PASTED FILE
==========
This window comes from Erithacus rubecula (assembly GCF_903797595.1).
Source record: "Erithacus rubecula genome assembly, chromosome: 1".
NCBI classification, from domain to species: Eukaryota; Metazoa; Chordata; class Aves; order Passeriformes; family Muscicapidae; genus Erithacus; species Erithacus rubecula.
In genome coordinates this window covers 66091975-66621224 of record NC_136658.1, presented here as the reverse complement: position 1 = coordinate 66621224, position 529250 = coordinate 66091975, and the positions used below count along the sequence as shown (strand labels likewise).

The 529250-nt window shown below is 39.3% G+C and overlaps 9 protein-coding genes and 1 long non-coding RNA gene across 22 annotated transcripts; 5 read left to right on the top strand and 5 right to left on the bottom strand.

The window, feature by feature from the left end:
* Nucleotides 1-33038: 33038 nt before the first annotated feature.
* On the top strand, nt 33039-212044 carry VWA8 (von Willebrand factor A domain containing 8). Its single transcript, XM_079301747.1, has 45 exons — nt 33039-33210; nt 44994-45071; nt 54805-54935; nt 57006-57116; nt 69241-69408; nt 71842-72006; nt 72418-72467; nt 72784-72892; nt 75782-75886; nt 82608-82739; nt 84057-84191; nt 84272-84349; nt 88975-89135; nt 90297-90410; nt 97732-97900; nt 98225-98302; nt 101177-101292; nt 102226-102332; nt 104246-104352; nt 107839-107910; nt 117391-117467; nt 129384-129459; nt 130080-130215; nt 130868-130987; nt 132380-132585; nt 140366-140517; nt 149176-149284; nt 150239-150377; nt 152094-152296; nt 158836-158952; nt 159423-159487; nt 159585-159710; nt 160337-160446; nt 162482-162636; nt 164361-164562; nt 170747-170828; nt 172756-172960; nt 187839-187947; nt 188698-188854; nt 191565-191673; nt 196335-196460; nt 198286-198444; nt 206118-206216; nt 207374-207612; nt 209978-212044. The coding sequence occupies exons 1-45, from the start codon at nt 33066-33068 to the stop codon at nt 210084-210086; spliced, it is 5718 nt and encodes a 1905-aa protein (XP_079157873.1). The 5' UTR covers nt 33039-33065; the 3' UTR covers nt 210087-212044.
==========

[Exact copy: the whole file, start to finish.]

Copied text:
This window comes from Erithacus rubecula (assembly GCF_903797595.1).
Source record: "Erithacus rubecula genome assembly, chromosome: 1".
NCBI classification, from domain to species: Eukaryota; Metazoa; Chordata; class Aves; order Passeriformes; family Muscicapidae; genus Erithacus; species Erithacus rubecula.
In genome coordinates this window covers 66091975-66621224 of record NC_136658.1, presented here as the reverse complement: position 1 = coordinate 66621224, position 529250 = coordinate 66091975, and the positions used below count along the sequence as shown (strand labels likewise).

The 529250-nt window shown below is 39.3% G+C and overlaps 9 protein-coding genes and 1 long non-coding RNA gene across 22 annotated transcripts; 5 read left to right on the top strand and 5 right to left on the bottom strand.

The window, feature by feature from the left end:
* Nucleotides 1-33038: 33038 nt before the first annotated feature.
* On the top strand, nt 33039-212044 carry VWA8 (von Willebrand factor A domain containing 8). Its single transcript, XM_079301747.1, has 45 exons — nt 33039-33210; nt 44994-45071; nt 54805-54935; nt 57006-57116; nt 69241-69408; nt 71842-72006; nt 72418-72467; nt 72784-72892; nt 75782-75886; nt 82608-82739; nt 84057-84191; nt 84272-84349; nt 88975-89135; nt 90297-90410; nt 97732-97900; nt 98225-98302; nt 101177-101292; nt 102226-102332; nt 104246-104352; nt 107839-107910; nt 117391-117467; nt 129384-129459; nt 130080-130215; nt 130868-130987; nt 132380-132585; nt 140366-140517; nt 149176-149284; nt 150239-150377; nt 152094-152296; nt 158836-158952; nt 159423-159487; nt 159585-159710; nt 160337-160446; nt 162482-162636; nt 164361-164562; nt 170747-170828; nt 172756-172960; nt 187839-187947; nt 188698-188854; nt 191565-191673; nt 196335-196460; nt 198286-198444; nt 206118-206216; nt 207374-207612; nt 209978-212044. The coding sequence occupies exons 1-45, from the start codon at nt 33066-33068 to the stop codon at nt 210084-210086; spliced, it is 5718 nt and encodes a 1905-aa protein (XP_079157873.1). The 5' UTR covers nt 33039-33065; the 3' UTR covers nt 210087-212044.